DAY 12 – Goats, ibex and Jewish bunting?
Pretty easy day. Went for a 6 hour walk up a 2021m minor peak on the Mieminger plateau, Austria called the Judenköpfe (Jewish bunting – go figure!). No more than a basic scramble at the top but what a great day. Met some goats and watched young ibex cavorting across snow fields.
In 6 hours we saw 4 people. I mean, what more can you ask for from a day in the hills?
Mrs. P – The Goat whisperer
DAY 13 (Friday 27th July 2018) – Blutmond (blood moon)
Today was all about the total lunar eclipse. ‘Blutmond’ [Blood moon] shouted all the Austrian papers. We had carefully studied the maps. We needed a clear view to the South East. This is tricky when large mountains are involved and is possibly the only time we have ever wished to be on flatter ground. Oh for the Norfolk Broads where it is so flat I’m told you can watch your dog run away for about 3 days. Anyway, our walk the previous day (see Day 12) had turned up a likely spot for eclipse spotting and our plan was to treat ourselves to a rare meal out in order to save time so we could leave the campsite by 20.15hrs and be in situ by 20.45.
We did manage to leave on schedule but only after a comedy evening at the restaurant which is attached to the campsite. The food I would like to point out was, when it eventually arrived, delicious. The service however was either highly amusing or irritating in the extreme, depending on your outlook. In our party of 2 we were definitely not of the same opinion here but that did at least mean one of us was able to enjoy the sideshow as it happened around us. The waiting staff were literally (I love it when I get to use that word properly) screaming at each other; panicking and generally running around like headless chickens. The language from the kitchen and from any member of staff near the serving hatch was Germanicly colourful. Orders were wrong, meals turned up at different times and at one point each of the serving staff visited every table to ask if they had ordered the house pizza. We hadn’t but, with one eye on the clock we did consider just going for it.
Suddenly our food arrived. All in order and, as I said delicious – schnitzel and chips – and calm was restored. The kitchen staff stopped shouting, the serving staff all suddenly appeared and sat happily together eating their own food (possibly the house pizza). Could it have been our order that had been the figurative straw that almost broke the hopefully figurative camel’s back? I prefer my schnitzel made from veal.
We then drove up to our spot which we assumed would be a lonely vigil but turned out to be anything but. I shall hand you over to Mrs. P for a perfect description of the evening…
- We drove Gandalf out there after dinner. [No mention of Austria’s answer to Gordon Ramsay’s next Hells Kitchen challenge in Mrs. P’s precis of the day you may note] Lots of other cars turned up but we were first and had the best spot [we also put the kettle on. Where’s the detail?]. It was cloudy for ages, then we got fleeting glimpses of a red sphere rising in and out of the cloud. It was magical. Then, just at the time of the maximum eclipse the moon floated clear of the stubborn clouds and hung above the ridge line of the mountains opposite. Electrical sheet lightening intermittently flared beyond the ridge and the Milky Way arched above us. We both saw the same 2 shooting stars. Mars [which was also visible just below the moon] was amazing. Satellites, [one was the International space station] planets, stars and the moon. Totally magical and stunning. Then clear sky pervaded as we watched the bright light eat back the moon. Incredible celestial display through both binoculars and with the naked eye. Did not want it to end.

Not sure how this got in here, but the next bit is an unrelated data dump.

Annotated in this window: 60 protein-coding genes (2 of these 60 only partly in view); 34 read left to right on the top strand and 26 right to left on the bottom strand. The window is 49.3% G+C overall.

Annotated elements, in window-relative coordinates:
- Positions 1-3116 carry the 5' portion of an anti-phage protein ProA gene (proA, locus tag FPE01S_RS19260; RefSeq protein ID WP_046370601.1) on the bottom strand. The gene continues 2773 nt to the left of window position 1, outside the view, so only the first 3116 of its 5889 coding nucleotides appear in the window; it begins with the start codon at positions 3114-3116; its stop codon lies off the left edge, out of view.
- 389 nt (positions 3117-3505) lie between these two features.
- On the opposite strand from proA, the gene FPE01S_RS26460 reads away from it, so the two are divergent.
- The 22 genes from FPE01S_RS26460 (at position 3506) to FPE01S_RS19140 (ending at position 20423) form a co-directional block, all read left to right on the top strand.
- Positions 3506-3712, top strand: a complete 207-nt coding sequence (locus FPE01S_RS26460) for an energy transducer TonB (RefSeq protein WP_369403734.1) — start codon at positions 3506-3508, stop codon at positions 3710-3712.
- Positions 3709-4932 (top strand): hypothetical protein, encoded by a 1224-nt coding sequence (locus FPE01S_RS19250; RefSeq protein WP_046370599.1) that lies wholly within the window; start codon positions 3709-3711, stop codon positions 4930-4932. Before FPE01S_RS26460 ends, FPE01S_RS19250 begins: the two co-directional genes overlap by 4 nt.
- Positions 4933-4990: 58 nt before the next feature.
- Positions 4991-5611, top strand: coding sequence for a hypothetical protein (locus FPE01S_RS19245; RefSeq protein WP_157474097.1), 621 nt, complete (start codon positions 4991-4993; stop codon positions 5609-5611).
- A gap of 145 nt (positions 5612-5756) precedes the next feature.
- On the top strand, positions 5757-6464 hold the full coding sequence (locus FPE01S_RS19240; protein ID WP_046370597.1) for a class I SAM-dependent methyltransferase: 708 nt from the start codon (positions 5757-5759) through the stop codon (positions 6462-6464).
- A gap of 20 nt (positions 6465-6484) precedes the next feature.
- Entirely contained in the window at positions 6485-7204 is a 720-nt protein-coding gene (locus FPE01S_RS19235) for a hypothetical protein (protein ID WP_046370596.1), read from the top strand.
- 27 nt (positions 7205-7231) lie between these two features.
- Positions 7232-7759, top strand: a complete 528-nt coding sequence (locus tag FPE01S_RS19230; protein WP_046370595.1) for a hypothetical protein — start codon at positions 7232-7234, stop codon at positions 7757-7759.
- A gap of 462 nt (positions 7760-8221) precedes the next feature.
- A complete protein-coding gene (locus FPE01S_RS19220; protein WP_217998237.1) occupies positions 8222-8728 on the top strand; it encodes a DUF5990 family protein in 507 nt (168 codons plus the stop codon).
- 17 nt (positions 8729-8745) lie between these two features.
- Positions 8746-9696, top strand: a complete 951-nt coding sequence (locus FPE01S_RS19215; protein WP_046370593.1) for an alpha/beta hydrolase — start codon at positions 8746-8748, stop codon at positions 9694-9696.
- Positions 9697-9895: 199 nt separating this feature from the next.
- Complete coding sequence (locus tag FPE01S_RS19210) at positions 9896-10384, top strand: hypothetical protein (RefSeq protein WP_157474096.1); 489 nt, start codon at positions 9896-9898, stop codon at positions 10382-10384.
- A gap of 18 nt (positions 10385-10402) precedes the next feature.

Thank you Mrs P for your poetic input. It just goes to show just how useful an Oxford Education can be. Your cheque is in the post.
Mr & Mrs P at dusk (Possibly our most flattering light) await the rising moon which should appear over Mrs P’s left shoulder any minute (Pesky clouds permitting)
We had only intended on staying to watch for an hour or so but were still in situ 3 ½ hours later as the final stages of the eclipse returned the full moon and dimmed the Milky Way. Our surroundings became more visible as the shadows that only a full moon can cast revealed details we had previously missed. Like the pile of cat poo by the Gandalf’s door that we had both thankfully managed to avoid stepping in despite our reduced vision. (And that ladies and gentlemen is what 6 extremely poor ‘O’ levels can do for one’s poetic skills.) How do we know it was cat poo? The full moon also revealed a kitten that had been hanging around all evening. We wondered why it kept wandering round the back of the van.)
My surprisingly good photo for a 100mm lens on a tiny tripod (For connoisseurs the Moon is big thing and the small dot is Mars)
…and zoomed in. (Can you see the Clangers? (Reference for older readers. Youngers readers clearly don’t know they are born)
Finally returned to our campsite at 00.30hrs (ish). Engaged Gandalf’s stealth mode in an attempt to not to wake anyone up.
Great day No. 13 comes to an end.